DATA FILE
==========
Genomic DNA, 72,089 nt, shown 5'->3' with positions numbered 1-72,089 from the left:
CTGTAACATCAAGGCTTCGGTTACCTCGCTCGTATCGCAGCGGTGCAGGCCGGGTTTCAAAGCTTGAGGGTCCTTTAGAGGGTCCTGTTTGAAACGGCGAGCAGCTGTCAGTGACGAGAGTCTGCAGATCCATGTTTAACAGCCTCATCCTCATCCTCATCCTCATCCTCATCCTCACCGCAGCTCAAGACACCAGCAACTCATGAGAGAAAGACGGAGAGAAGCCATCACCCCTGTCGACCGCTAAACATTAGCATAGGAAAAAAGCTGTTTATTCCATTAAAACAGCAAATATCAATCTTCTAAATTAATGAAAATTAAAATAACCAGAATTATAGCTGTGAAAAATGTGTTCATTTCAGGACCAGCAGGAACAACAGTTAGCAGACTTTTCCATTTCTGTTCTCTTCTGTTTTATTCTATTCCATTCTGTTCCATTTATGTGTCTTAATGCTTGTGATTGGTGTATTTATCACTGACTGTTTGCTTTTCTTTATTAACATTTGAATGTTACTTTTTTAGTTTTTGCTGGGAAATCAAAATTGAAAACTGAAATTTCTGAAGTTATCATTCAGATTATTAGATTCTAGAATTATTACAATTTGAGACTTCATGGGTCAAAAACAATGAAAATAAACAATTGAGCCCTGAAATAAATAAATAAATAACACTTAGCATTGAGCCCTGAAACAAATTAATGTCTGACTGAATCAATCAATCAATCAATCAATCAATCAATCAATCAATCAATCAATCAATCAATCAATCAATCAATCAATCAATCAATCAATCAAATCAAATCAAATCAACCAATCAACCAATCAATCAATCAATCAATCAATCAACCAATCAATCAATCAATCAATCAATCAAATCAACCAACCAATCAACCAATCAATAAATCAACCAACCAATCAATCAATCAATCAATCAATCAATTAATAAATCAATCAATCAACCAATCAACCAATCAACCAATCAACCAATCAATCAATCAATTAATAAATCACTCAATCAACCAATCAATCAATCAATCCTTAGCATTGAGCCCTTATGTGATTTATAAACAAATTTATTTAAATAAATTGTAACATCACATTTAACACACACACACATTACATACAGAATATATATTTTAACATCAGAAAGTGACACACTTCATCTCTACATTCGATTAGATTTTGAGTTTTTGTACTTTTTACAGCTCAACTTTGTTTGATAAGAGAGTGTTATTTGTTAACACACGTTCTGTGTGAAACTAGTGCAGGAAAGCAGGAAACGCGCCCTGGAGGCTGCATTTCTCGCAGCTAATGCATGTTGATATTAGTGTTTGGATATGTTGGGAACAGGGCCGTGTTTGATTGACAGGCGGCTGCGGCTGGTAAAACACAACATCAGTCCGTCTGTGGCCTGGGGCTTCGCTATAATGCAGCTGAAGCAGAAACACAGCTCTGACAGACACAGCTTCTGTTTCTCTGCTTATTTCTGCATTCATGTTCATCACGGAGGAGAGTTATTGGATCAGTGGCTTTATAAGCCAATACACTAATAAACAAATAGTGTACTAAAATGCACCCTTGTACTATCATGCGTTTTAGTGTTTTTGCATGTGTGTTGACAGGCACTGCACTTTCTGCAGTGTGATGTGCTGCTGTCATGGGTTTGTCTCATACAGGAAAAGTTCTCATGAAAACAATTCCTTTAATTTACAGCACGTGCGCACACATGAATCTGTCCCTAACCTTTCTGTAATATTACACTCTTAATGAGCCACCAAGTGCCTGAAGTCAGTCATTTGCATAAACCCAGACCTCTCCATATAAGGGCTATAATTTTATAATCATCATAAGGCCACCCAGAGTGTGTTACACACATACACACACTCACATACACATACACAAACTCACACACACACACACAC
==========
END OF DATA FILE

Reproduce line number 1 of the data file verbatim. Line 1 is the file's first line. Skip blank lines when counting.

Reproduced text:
Genomic DNA, 72,089 nt, shown 5'->3' with positions numbered 1-72,089 from the left: